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The great pop question left unanswered by Great Pop Things, though, is the question raised on top of strip after strip: how can pop change the world? It’s the strip’s running joke, the joke being on anyone who ever thought pop could change the world–or anything bigger than last week’s charts. “Nazis try to change the world with their Wagner and fail dismally,” runs an early newsbreak; it’s all downhill from there, though as the joke turns cold there are priceless moments along the way. Dylan “tried to change the world by setting various suggestions about how the world should be changed to music and singing them with his acoustical guitar,” then “by making various suggestions about how the world should be changed couched in gnarled gnostic songs backed by a loud electric rock band,” “gnarled gnostic songs” being one of the better phrases rock criticism has turned up in the last 35 years. Eric Clapton “tried to change the world by being God” (usually works, if you are); the Grateful Dead “tried to change the world by playing continuously since 1966” (that did work, unfortunately); Bruce Springsteen “tried to change the world by giving his wealth away–which,” Morton and Death add, “is actually quite a good way.” But a sourness creeps in, with endless variations on how Frank Zappa “tried to change the world with this sort of square beardy thing in the middle of his chin,” Abba trying “to change the world by snogging other people behind each other’s backs in public,” the Police trying “to change the world by dressing up as policemen,” or the countless one-time heroes who tried to change the world by wearing something no one else had worn before, or at least not during the previous week.
Despite continuing wonders–The Charles Manson Story retold in the form of It’s a Wonderful Life, Elvis Presley wielding the severed head of Adolf Hitler, Frank Sinatra carving “I’m 4F” into his arm, an astonishingly tasteless and complex panel on the murder of John Lennon, or Captain Beefheart’s high-school yearbook–a bitter, self-mocking, humiliated tone creeps into the tale.
It’s the sound of people humiliated by their own desires, their own dreams, their own demands. Because, you see, this constant, running joke is not always pitched in the future-past conditional. It can slip past you, the first time the true past of the idea arrives, in The Sex Pistols Story Part 4: “They changed the world with their SWEARING on TELLY.” But when the saga resumes 20 years later, with Princess Di now a full-fledged member of the group and Johnny Rotten an unhappy grandmother (or so he looks), the boomerang of Morton and Death’s apparent shaggy-dog story is all too clear, and it hits them like it hits the reader, in the face. “Sex Pistols reform for ’96,” reads the headline, with a broken A projected like the Batman sign into the night sky outside Johnny Rotten’s window: “THEY TRIED TO CHANGE THE WORLD AGAIN TWENTY YEARS AFTER THEY HAD FIRST CHANGED THE WORLD.” That’s the problem with this joke. Once, the authors say–as if against their will, or as if to tell a truth that can only be told as a slip, as a joke, as a mistake–pop did change the world, and the authors like not a few others can’t stop hating themselves for believing that the first time wasn’t the last time. Hard to credit, as one pages through the adventures of the Sugarcubes, Tin Machine, or Jackson Browne (“He tried to change the world by telling it that Darryl Hall had chucked him and now he’s fed up!”), and, looking once more at Johnny Rotten denouncing a curious Adam Ant and anyone else within earshot, a notion just as hard to dismiss–even if, well before these words see print, Morton and Death will have likely trumped that notion, as history may have already done, if history has not, in its perverse way, confirmed it. It is, you see, The Ugly Rumors Story, starring Tony Blair: “He tried to change the world by quitting his band and promising never to sing rock & roll again!”–and, who knows, it might even work.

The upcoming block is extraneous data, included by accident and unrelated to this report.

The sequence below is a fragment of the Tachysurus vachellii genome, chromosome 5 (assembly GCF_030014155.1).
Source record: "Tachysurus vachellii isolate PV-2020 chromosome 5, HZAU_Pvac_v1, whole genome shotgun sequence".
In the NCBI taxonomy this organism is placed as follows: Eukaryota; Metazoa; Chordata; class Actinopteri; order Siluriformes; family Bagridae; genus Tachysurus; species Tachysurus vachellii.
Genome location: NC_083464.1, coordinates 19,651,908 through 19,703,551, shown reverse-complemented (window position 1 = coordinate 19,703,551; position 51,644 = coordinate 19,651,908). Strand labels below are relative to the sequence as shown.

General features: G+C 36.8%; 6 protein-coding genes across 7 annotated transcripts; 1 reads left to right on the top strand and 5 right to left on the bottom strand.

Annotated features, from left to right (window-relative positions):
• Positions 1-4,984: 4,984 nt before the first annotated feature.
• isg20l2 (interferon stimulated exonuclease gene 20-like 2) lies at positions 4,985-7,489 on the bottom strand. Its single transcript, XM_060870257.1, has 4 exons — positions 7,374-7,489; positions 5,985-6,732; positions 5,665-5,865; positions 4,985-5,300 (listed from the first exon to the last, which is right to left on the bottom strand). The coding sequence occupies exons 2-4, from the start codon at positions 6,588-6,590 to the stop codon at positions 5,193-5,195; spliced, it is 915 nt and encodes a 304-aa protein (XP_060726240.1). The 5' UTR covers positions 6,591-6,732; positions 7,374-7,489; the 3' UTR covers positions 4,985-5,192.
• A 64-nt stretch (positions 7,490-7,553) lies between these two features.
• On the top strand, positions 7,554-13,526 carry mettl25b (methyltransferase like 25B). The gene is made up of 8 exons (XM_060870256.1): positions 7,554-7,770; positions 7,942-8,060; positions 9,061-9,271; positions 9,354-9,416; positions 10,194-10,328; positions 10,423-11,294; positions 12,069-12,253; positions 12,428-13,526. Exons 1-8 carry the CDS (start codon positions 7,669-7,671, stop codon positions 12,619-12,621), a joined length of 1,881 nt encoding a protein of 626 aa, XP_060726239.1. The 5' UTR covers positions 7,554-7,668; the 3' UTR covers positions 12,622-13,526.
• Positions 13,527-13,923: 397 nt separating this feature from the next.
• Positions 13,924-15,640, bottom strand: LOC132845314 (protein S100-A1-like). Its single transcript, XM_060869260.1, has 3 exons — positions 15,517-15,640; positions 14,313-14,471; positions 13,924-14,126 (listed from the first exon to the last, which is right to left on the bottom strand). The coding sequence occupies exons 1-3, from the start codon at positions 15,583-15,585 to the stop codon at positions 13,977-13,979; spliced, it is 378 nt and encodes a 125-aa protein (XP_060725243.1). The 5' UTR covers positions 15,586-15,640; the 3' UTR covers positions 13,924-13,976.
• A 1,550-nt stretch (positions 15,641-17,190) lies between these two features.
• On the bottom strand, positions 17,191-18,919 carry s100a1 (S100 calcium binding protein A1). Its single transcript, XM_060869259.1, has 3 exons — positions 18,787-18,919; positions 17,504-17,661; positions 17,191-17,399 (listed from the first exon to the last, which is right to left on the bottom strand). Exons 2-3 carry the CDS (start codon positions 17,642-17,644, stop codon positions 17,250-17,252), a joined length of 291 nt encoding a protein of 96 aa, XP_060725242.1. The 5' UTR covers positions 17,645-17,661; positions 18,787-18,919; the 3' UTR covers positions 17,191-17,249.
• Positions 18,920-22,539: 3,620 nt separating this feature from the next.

(Panel at top of screen feat. Greil Marcus taken from p. 109 of GPT.)